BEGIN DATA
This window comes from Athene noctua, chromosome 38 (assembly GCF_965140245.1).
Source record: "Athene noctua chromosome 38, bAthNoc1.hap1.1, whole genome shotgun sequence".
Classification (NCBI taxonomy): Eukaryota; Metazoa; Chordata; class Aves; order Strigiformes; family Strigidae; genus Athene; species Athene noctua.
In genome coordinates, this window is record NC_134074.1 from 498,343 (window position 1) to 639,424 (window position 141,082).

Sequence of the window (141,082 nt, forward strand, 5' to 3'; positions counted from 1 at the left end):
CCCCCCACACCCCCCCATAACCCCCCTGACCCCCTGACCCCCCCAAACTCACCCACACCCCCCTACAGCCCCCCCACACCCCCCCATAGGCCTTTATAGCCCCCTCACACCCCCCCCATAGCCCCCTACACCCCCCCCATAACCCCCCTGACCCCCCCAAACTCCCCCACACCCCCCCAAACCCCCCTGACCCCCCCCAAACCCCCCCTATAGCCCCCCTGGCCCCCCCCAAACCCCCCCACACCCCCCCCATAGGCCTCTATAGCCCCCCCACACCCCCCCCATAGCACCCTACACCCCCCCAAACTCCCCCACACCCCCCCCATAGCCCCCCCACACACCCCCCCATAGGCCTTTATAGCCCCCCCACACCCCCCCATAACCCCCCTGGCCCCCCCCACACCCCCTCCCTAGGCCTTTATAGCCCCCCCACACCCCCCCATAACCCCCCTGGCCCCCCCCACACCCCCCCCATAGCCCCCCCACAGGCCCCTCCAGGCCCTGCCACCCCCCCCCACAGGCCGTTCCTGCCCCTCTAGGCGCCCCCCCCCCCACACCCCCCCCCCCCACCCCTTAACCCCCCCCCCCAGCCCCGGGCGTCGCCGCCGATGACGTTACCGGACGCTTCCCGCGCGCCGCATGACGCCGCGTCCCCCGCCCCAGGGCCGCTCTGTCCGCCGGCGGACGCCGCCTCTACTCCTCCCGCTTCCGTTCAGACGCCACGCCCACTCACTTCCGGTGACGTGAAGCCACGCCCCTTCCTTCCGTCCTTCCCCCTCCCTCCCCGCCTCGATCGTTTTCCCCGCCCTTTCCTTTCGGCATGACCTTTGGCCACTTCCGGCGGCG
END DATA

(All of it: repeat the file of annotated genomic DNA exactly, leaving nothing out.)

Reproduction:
This window comes from Athene noctua, chromosome 38 (assembly GCF_965140245.1).
Source record: "Athene noctua chromosome 38, bAthNoc1.hap1.1, whole genome shotgun sequence".
Classification (NCBI taxonomy): Eukaryota; Metazoa; Chordata; class Aves; order Strigiformes; family Strigidae; genus Athene; species Athene noctua.
In genome coordinates, this window is record NC_134074.1 from 498,343 (window position 1) to 639,424 (window position 141,082).

Sequence of the window (141,082 nt, forward strand, 5' to 3'; positions counted from 1 at the left end):
CCCCCCACACCCCCCCATAACCCCCCTGACCCCCTGACCCCCCCAAACTCACCCACACCCCCCTACAGCCCCCCCACACCCCCCCATAGGCCTTTATAGCCCCCTCACACCCCCCCCATAGCCCCCTACACCCCCCCCATAACCCCCCTGACCCCCCCAAACTCCCCCACACCCCCCCAAACCCCCCTGACCCCCCCCAAACCCCCCCTATAGCCCCCCTGGCCCCCCCCAAACCCCCCCACACCCCCCCCATAGGCCTCTATAGCCCCCCCACACCCCCCCCATAGCACCCTACACCCCCCCAAACTCCCCCACACCCCCCCCATAGCCCCCCCACACACCCCCCCATAGGCCTTTATAGCCCCCCCACACCCCCCCATAACCCCCCTGGCCCCCCCCACACCCCCTCCCTAGGCCTTTATAGCCCCCCCACACCCCCCCATAACCCCCCTGGCCCCCCCCACACCCCCCCCATAGCCCCCCCACAGGCCCCTCCAGGCCCTGCCACCCCCCCCCACAGGCCGTTCCTGCCCCTCTAGGCGCCCCCCCCCCCACACCCCCCCCCCCCACCCCTTAACCCCCCCCCCCAGCCCCGGGCGTCGCCGCCGATGACGTTACCGGACGCTTCCCGCGCGCCGCATGACGCCGCGTCCCCCGCCCCAGGGCCGCTCTGTCCGCCGGCGGACGCCGCCTCTACTCCTCCCGCTTCCGTTCAGACGCCACGCCCACTCACTTCCGGTGACGTGAAGCCACGCCCCTTCCTTCCGTCCTTCCCCCTCCCTCCCCGCCTCGATCGTTTTCCCCGCCCTTTCCTTTCGGCATGACCTTTGGCCACTTCCGGCGGCG